Abolishing death penalty
Posted on 12 months ago
The European Union, Amnesty International and international human rights organisations term death penalty as an unacceptable denial of human dignity and integrity. Today 139 countries are abolitionists in law or practice. Of the 58 countries/territories retaining the death penalty, 18 were known to have carried out executions in 2009 (China, Iran, Iraq, Saudi Arabia and the US top the league) while Pakistan has made no execution since 2008 and Brundi, Togo and the US state of New Mexico have abolished death penalty in their law and practice in
2010-11. Despite a marked trend towards abolition and restriction of the use of capital punishment in most countries, the numbers and manner of death penalty applications worldwide remain alarming.
International human rights organisations are working to achieve universal abolition of death penalty.
While 139 countries - more than two-thirds of the countries of the world - are abolitionist in law or practice, still at least 8,679 executions were carried out in the last two years. And wherever capital punishment remained in force, there are serious problems with regard to the respect of international norms and standards. This makes abolitionist initiatives the more important.
The UN is also playing pivotal role in abolishing death penalty.
However, while figures of death penalty application around the world are decreasing, they remain much too high where capital punishment remains in force.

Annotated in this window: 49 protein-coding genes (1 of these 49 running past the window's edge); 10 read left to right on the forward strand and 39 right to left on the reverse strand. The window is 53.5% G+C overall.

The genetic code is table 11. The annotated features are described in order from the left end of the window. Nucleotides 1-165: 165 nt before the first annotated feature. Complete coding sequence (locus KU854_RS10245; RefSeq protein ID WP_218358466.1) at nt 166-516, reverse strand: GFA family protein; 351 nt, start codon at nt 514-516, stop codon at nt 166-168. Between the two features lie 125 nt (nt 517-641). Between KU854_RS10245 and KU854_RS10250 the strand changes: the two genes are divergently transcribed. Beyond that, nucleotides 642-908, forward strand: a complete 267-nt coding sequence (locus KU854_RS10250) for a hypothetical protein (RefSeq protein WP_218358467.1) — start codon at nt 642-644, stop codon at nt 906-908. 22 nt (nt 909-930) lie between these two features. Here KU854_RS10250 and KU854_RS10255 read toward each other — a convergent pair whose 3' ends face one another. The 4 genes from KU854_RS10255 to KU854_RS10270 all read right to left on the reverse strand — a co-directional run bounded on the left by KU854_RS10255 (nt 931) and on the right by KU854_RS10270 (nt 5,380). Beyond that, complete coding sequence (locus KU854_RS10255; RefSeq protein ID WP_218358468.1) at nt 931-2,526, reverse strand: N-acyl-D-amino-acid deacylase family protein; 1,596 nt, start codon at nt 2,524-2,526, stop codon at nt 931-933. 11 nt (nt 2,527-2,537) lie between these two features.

There are serious problems with regard to the respect of international norms and standards, notably in the limitation of the death penalty to the most serious crimes, the exclusion of juvenile offenders from its scope, and guarantees of a fair trial. In countries like Pakistan justice is delayed and the influential elite try to overshadow the justice system by unfair and underhand methods. In statute laws of Pakistan there are 32 different crimes for which death penalty is awarded, though at the time of creation of Pakistan capital punishment was specified for only two different crimes.
It means 30 more categories are included in capital punishment laws. The death penalty envisaged in the fundamental documents of Islam is not for more than two or three crimes.
The current democratic government of Pakistan has been trying to make some initiatives to abolish this punishment.
No execution since 2008, is also a part of the policy to abolish this law. For this both government and human rights organisations of Pakistan have to play a vital role.
Death sentence causes psychological trauma and many death row inmates suffer from mental illness and mental disabilities because of abominable conditions in prisons.
It is beyond any shadow of doubt that death penalty is a cruel, inhuman and debasing punishment. In Pakistan, justice is delayed and, furthermore, our justice system at lower courts is blemished and unfair methods are used.
Knowing all these facts and figures, Pakistan's govt has had a moratorium on the death penalty since October 2008. Measures taken by the government are truly praiseworthy but only one case of Behram Khan, who, after spending nine years in jail for killing a lawyer in court, is waiting for the day the executioner will tighten the noose around his neck, will prove stigma to government's positive measures. In my opinion, government ought to abolish the death penalty in both law and practice forever.
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